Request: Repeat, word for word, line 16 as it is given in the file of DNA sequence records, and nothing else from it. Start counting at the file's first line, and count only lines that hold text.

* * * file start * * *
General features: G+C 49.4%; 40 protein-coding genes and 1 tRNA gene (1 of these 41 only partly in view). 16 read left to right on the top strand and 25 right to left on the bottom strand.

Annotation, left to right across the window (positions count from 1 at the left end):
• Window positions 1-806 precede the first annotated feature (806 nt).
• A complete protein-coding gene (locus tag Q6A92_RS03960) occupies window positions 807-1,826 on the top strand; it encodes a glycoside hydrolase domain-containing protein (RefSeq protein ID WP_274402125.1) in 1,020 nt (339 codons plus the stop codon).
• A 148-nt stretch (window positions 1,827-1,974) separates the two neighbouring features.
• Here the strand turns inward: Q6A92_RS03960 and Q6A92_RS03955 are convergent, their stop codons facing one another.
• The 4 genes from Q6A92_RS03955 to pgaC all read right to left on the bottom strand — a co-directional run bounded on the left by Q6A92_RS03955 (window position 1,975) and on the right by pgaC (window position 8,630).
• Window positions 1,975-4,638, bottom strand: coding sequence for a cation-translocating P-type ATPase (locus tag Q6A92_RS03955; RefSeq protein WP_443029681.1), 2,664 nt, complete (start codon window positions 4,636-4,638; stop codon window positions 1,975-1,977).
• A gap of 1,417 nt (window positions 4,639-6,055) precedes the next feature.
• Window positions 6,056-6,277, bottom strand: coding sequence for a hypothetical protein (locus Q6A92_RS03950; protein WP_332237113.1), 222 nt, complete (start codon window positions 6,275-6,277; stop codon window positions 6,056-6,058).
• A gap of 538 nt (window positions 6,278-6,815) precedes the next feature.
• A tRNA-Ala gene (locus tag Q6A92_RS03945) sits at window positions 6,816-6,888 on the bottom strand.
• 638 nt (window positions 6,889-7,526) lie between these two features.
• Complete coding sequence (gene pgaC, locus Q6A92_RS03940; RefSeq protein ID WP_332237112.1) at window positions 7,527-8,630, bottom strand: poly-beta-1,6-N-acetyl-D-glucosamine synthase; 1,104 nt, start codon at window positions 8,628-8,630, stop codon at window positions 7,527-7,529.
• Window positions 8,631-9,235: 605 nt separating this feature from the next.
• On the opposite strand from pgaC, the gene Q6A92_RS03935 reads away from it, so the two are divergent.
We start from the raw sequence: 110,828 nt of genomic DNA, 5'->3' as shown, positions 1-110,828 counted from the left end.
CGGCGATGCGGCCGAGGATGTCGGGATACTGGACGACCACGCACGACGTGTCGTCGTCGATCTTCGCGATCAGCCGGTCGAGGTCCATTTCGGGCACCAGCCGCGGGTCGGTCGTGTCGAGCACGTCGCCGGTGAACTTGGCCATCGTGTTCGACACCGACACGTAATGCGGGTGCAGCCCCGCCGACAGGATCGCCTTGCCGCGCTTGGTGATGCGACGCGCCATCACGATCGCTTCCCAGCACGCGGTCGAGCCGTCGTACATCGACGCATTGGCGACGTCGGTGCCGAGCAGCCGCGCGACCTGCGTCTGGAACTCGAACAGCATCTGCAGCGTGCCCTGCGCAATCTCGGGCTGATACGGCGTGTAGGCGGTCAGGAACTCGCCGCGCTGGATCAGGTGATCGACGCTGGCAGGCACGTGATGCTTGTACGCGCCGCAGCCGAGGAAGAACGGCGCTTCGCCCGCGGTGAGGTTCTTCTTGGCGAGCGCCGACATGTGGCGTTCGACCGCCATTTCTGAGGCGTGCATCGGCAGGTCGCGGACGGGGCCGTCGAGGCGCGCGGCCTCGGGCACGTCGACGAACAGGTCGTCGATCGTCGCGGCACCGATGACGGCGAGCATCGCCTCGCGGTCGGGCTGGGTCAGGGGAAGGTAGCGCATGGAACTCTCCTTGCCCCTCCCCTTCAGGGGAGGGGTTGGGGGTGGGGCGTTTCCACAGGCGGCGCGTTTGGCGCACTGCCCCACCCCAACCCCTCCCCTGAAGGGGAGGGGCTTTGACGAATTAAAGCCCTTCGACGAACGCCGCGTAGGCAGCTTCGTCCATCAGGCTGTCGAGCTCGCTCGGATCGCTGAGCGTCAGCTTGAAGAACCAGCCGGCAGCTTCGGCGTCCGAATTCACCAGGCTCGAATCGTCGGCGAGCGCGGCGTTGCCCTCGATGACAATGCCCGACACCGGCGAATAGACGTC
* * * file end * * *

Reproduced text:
• On the opposite strand from pgaC, the gene Q6A92_RS03935 reads away from it, so the two are divergent.